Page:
Query Letters

Recently I was asked by two people (different times) to do a blog about query letters. I did write a short one last year during the April A to Z Challenge. http://marissoule.com/q-is-for-query/ If you’re wondering what you should or shouldn’t put in a query letter, please take a moment to read that earlier blog.

A few reminders:

  • It’s the story the agent/editor wants to know about. Make the story the focus of your letter.
  • If you met the agent/editor at a conference or read that the agent/editor has represented/published books similar to yours, mention that.
  • Make sure you spell the agent’s/editor’s name correctly; that you’re sending your query to an agency or publisher that actually represents/publishes stories like yours; and that your grammar, spelling, and punctuation are correct.
  • Make sure you have included how to contact you if the agent/editor is interested: Use your legal name, email address, and phone number. (If communicating using snail mail, include that address.)
  • KISS (Keep It Simple S*****) Four paragraphs should do it Five or six if you use two or three short paragraphs to summarize your story.
    • One that gives the title, genre, word count, and why you’re contacting this agent/publisher.
    • One (or two or three) that summarizes the story.
    • One that gives any writing credits or marketing plan you might have. (Don’t mention if you haven’t had anything published or any accomplishments that have nothing to do with the story or writing. Do mention writing organizations you belong to.)
    • And finally finish with something like: Thank you for your time. I hope to hear from you soon.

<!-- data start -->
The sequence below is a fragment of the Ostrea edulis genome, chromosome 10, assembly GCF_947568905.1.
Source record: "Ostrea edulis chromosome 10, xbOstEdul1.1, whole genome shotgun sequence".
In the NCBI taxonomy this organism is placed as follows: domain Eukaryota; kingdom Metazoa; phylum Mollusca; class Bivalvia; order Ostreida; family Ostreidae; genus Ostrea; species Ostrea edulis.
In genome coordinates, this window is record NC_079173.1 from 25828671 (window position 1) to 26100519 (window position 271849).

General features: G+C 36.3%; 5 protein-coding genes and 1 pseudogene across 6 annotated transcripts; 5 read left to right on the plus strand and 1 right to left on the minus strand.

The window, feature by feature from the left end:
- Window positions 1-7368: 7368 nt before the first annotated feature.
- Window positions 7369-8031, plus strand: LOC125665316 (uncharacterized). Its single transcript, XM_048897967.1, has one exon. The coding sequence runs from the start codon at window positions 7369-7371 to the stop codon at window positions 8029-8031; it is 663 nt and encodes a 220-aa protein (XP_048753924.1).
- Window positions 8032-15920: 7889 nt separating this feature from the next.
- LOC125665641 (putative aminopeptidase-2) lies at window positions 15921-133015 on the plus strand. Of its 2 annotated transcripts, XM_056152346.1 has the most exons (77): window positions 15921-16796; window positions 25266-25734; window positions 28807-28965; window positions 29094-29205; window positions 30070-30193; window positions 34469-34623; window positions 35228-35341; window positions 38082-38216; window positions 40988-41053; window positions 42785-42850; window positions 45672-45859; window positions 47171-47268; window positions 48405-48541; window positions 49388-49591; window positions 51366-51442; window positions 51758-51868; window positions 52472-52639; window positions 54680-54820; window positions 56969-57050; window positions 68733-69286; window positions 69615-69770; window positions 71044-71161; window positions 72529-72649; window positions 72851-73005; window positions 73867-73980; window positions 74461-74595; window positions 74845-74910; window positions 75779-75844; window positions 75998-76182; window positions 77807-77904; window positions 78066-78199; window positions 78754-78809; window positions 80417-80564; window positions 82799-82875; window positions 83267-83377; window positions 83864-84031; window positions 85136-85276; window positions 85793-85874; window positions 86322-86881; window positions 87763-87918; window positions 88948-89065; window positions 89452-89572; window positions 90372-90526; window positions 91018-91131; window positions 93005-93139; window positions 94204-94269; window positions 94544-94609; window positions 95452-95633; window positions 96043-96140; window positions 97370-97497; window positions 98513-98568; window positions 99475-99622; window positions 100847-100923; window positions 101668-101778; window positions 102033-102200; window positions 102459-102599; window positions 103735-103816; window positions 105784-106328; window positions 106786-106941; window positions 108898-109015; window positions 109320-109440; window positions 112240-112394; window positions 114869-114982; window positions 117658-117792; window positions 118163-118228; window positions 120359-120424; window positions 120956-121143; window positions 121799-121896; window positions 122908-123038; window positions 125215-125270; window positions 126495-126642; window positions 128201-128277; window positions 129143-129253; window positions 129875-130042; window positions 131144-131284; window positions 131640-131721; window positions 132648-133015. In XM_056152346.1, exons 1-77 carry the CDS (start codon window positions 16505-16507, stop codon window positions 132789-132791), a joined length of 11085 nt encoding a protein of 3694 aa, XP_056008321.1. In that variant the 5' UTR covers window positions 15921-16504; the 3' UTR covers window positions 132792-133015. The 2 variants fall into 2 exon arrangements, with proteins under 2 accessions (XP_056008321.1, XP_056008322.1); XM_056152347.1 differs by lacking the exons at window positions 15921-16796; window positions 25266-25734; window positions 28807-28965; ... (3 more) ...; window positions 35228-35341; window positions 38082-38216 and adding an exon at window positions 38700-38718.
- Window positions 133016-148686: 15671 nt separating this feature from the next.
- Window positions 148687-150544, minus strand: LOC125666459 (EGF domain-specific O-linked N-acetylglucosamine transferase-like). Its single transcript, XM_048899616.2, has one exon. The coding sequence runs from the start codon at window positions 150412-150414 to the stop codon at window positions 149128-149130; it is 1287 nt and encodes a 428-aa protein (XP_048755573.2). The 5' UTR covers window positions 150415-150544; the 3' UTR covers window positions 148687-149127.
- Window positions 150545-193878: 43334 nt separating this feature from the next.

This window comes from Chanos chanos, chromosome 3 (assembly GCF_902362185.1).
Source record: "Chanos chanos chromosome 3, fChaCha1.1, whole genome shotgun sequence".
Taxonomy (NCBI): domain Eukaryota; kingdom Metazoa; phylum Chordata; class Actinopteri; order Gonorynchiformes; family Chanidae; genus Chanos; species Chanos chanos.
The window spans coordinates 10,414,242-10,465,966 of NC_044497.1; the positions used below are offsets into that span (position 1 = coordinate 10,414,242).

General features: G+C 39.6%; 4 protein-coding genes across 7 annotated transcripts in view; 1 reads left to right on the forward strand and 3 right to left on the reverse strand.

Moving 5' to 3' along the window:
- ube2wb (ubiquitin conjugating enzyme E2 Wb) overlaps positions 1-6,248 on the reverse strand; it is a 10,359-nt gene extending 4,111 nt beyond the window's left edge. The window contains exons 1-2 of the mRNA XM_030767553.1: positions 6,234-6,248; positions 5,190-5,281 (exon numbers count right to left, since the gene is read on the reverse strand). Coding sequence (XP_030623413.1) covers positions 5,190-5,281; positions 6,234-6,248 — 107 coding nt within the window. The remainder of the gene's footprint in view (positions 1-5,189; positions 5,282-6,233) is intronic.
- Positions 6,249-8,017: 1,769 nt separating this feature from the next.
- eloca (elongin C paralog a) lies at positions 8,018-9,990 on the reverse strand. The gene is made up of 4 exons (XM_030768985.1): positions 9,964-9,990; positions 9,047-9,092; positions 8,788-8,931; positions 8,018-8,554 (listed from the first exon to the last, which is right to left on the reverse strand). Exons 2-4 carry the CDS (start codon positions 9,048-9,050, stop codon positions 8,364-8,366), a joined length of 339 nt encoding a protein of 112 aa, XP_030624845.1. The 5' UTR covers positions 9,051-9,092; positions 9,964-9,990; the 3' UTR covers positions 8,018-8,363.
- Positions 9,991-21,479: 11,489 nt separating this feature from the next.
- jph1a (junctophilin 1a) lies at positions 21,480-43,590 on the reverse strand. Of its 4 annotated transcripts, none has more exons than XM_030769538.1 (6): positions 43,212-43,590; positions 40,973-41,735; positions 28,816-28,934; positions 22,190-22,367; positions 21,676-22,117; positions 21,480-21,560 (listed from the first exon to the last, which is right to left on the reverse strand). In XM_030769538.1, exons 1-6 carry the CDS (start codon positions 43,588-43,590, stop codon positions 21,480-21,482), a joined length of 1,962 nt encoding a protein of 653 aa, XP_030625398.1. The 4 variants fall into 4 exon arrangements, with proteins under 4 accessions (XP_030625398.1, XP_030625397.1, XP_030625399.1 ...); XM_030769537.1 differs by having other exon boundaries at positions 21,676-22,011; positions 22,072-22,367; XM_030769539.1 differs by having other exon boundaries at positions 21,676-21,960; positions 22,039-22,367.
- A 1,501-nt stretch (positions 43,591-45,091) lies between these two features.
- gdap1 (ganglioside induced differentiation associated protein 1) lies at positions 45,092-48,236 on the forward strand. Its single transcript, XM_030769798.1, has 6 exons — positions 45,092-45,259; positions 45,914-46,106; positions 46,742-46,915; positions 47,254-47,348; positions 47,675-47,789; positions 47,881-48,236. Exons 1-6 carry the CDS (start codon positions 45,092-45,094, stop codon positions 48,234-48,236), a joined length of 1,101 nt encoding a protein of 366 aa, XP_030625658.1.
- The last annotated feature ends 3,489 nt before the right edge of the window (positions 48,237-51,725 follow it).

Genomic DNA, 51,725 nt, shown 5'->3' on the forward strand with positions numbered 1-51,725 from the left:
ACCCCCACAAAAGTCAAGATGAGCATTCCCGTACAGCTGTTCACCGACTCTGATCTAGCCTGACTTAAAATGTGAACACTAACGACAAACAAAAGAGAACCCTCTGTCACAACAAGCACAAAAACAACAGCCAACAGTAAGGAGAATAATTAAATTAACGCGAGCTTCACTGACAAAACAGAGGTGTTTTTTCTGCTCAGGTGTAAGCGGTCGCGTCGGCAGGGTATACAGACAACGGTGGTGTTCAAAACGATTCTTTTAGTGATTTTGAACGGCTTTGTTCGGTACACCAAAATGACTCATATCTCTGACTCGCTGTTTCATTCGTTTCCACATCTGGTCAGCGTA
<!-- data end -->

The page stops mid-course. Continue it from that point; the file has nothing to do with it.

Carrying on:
• Make sure you check on-line to see if the agent or publisher has specific guidelines regarding what is to be sent (or not sent) with a query letter; if there are specific times of the year when the agent/editor accepts queries; and if no response within a certain time frame indicates a rejection.

There are several sites on-line that give examples of query letters. A few are: Writers’ Digest on how-to-write-the-perfect-query-letter, 23 literary agent query letters that worked, and Query Letter samples.

There are many other examples available. For me the paragraphs that summarize the story are the most difficult part of the letter. Once you have what you think is perfect, let others read your query. Ask them if your query would entice them to ask to see the manuscript, and if not, what turned them off or was missing.

Once you have a query letter you feel best represents your ms, start sending it out. But make sure you tailor each query so the agent/editor feels it is a personal contact.


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8 Responses to Query Letters

  1. Great advice, Maris! Love the updated look here on your blog (sorry, it’s been a while since I visited).

  2. Hi, Maris,

    Very good advice. Query letters do need to be tailored to the guidelines of the agent or editor. We get no where without a good one.

    • Maris Soule says:

      Many I’ve seen (written by new writers) also forget it’s the story they need to showcase. They get sidetracked and start telling why they wrote the story, or why it would make a good movie.

  3. Melissa Keir says:

    I think of query letters like cover letters that go with your resume. They need to showcase you to your best! 🙂 Great Advice!

  4. Good summary of what should go into a query letter. Less is better. The story blurb should be enticing like back cover copy. And leave out the personal life history.